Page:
Bob Dylan: If Dogs Run Free (1970)

 |   |  1 min read

Bob Dylan: If Dogs Run Free (1970)

Given that Bob Dylan has long been considered the greatest poet in rock, it seems a little surprising he never published a volume of verse or recorded some poems.

But as he noted in his autobiography Chronicles, "For sure, my lyrics had struck nerves that had never been struck before, but if my songs were just about words, then what was Duane Eddy, the great rock'n'roll guitarist doing recording an album full of instrumental melodies of my songs? Musicians have always known that my songs were about more than just words, but most people are not musicians".

Even so, you might have expected some spoken word or poetry pieces to appear, especially during his first decade.

But this piece from the New Morning album is rarity in Dylan's vast canon.

It was done in one take and as Dylan notes, "[Al] Kooper played some Teddy Wilson riffs on the piano. There were three girl singers in the room who sounded like they'd been plucked from a choir and one of them [Maeretha Stewart] did some improvisational scat singing".

Stewart later said, "It was very unusual. It was really a fun thing".

Curiously Dylan -- after a gap of 30 years in which he seemed to have forgotten all about it -- began to include it, in a very different treatment, in his shows in the 2000s.

The jury has always been divided on If Dogs Run Free.

In '72, the literary critics Frank Kermode and Stephen Spender in Esquire magazine said Dylan used "the delicious wordless vocal scribble of a black scat-singer to render mysterious a rather empty lyric" and Clinton Heylin in Behind the Shades includes it as one of "a not-so-healthy handful of real clunkers" on New Morning alongside Three Angels and Father of Night noting they were seen as "audacious attempts to work in new forms".

Howard Sounes in Down the Highway; The Life of Bob Dylan however considered it "charming". It certainly isn't too far from Jack Kerouac reading On the Road with Steve Allen on piano

Whatever your verdict, if you close your eyes you can almost picture a beatnik coffee house with candles shoved into wine bottles, and at the end instead of applauding the hep cat hipsters snap their fingers in cool approval and say "Far out, man" and "Like, yeah daddy-o".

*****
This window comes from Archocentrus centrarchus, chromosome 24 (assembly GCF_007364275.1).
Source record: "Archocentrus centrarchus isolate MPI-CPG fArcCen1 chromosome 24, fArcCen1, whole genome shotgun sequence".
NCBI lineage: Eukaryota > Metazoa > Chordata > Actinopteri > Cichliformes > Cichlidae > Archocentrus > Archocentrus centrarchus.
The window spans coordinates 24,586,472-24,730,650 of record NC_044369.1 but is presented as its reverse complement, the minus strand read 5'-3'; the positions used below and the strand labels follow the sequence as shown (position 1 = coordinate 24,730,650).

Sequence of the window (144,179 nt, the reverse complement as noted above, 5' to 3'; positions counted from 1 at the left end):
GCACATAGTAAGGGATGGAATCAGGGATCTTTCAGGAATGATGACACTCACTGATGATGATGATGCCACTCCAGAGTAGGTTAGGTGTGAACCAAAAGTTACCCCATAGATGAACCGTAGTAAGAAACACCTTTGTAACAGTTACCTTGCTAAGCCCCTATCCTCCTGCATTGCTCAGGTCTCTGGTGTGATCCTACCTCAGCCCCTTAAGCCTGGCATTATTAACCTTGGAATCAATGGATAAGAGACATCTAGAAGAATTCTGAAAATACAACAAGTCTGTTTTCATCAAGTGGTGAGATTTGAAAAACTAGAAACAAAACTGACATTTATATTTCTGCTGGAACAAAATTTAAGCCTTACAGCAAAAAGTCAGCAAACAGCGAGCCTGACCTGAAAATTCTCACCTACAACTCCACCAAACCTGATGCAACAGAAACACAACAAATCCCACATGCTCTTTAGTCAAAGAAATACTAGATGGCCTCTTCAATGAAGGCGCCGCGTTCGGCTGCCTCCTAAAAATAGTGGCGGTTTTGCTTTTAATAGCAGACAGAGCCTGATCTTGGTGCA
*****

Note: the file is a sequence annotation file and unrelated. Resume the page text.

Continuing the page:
For more oddities, one-offs or songs with an interesting backstory use the RSS feed for daily updates, and check the massive back-catalogue at From the Vaults.

Share It

Your Comments

post a comment

More from this section   From the Vaults articles index

James Ray: Got My Mind Set on You (1962)

James Ray: Got My Mind Set on You (1962)

Pub quiz question. Who was the first Beatle to set foot in the United States? If you are thinking back to those famous images of them coming off that PanAm Clipper in February 1964 in New York... > Read more

Norman "Hurricane" Smith: Oh Babe, What Would You Say (1972)

Norman "Hurricane" Smith: Oh Babe, What Would You Say (1972)

Norman Smith was an unlikely chart-topper when he knocked Elton John off the top of the US charts with this, his second single: he was 49 at the time and prior to that his career had been firmly on... > Read more

Elsewhere at Elsewhere

GUEST WRITER MITCH MYERS considers a great musical mash-up by the late Harry Nilsson

GUEST WRITER MITCH MYERS considers a great musical mash-up by the late Harry Nilsson

While attention has doubled back onto the late singer-songwriter Harry Nilsson thanks to the integral use of his 1971 tune Gotta Get Up in the Netflix hit Russian Doll, his knack for... > Read more

THE BEST MUSIC OF ELSEWHERE IN 2018: The shape of things that came

THE BEST MUSIC OF ELSEWHERE IN 2018: The shape of things that came

Rather than wait a year to look back at the best albums to come out in 2018, Elsewhere though it would get a jump on the game and reflect back on the year to come and single out the best ever of... > Read more